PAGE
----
Hearing Yields Skepticism, Praise For Planned Changes To Long-Term Care

Family Care And IRIS Programs Would Be Combined Under Integrated Health Agencies


A public hearing in Eau Claire Monday morning about proposed changes to Wisconsin’s long-term care programs brought guarded praise, but also concerns from those caring for the elderly and disabled.

The Department of Health Services is in the process of overhauling the Family Care and IRIS programs, with a plan to combine medical and long-term care services under integrated health agencies (also known as IHAs). Critics worry the redesign will put taxpayer dollars meant for the care of vulnerable citizens into the pocket of large insurance companies.

Others at the hearing — including John Nousaine, the executive director of North Country Independent Living — were skeptical whether integrated health agencies will save the state money.

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“You have a big IHA that has a contract with some place downstate, and you save $200 on your power wheelchair — and as soon as it breaks, you can’t get any service. It’s up to you to get it down there. You’re losing money,” Nousaine said.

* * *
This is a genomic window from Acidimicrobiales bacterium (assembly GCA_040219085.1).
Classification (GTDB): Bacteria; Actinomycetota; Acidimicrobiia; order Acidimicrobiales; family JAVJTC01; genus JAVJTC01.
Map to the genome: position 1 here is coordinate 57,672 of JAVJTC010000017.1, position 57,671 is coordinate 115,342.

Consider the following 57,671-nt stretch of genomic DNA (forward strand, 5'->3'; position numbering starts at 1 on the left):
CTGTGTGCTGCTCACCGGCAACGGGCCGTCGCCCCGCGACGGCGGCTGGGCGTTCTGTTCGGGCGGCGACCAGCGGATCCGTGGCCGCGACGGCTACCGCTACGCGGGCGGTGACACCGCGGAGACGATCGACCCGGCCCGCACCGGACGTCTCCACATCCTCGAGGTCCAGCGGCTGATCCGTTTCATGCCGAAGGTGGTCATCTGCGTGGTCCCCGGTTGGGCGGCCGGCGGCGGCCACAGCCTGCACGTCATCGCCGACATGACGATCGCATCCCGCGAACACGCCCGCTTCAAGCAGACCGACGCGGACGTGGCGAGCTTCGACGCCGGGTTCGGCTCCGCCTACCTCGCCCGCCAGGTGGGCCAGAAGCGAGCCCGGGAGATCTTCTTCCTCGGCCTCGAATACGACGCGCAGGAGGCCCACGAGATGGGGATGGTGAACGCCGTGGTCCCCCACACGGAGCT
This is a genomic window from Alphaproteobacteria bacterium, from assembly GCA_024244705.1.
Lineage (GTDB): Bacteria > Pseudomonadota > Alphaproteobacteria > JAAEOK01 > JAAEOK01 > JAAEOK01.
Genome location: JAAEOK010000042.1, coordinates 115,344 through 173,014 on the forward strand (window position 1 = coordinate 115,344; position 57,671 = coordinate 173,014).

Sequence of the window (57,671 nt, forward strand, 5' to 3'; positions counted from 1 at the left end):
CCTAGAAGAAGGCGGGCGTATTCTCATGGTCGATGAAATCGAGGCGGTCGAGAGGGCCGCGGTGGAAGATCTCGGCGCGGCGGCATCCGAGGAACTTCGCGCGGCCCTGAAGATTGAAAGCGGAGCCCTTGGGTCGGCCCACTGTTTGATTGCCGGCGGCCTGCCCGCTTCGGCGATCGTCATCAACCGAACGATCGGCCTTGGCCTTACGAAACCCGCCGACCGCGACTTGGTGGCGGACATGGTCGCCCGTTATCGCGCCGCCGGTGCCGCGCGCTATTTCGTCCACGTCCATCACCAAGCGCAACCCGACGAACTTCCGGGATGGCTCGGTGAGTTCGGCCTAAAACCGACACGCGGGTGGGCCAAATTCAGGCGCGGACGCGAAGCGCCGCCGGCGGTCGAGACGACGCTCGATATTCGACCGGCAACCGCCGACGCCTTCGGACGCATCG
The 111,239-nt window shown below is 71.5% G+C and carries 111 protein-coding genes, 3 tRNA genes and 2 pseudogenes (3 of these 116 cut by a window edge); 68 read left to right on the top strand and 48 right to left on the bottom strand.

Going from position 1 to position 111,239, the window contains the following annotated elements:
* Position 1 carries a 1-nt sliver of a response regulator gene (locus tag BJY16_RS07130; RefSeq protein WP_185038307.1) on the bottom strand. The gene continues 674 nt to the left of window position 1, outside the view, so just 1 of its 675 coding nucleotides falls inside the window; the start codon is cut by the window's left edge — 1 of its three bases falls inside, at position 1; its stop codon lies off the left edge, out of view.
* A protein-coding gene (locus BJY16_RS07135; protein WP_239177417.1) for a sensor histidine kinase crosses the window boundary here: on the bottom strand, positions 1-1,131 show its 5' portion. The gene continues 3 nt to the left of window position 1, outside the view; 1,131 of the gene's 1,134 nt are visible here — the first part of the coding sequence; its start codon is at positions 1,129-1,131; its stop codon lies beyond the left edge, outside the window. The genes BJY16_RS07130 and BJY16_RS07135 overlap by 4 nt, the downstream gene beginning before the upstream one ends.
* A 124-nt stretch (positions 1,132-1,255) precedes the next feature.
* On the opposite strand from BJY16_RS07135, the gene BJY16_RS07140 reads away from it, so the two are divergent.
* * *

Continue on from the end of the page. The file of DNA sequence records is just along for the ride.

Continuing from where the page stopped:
Several speakers asked that changes be phased in or tried on a small scale before going statewide.

Janet Zander, with Greater Wisconsin Agency on Aging Resources, Inc., said advocates are pleased to see that people would still be able to direct their care under the redesign.

“It is very important, as you know, for the 60,000 people currently involved in the services — and the many more potentially to come — to know that their voice is being heard,” she said.

Jason Endres of Eau Claire disagreed. He has spina bifida — a spinal cord defect — and is in the IRIS program.

“You guys hear us, but you are not listening. You are not listening to what we want, what we need,” he said.

Others objected to rules that prevent family members from being both caregiver and guardian. Bill Hanna, Department of Health Services Assistant Deputy Secretary, tried to ease their concern.

“As a department, we agree that family is an important caregiver. We are working with our legal team to find ways to allow family members to provide care to your loved ones,” said Hanna.

Others said limiting the hours of hired, nonfamily caregivers would result in shortages of people willing to work.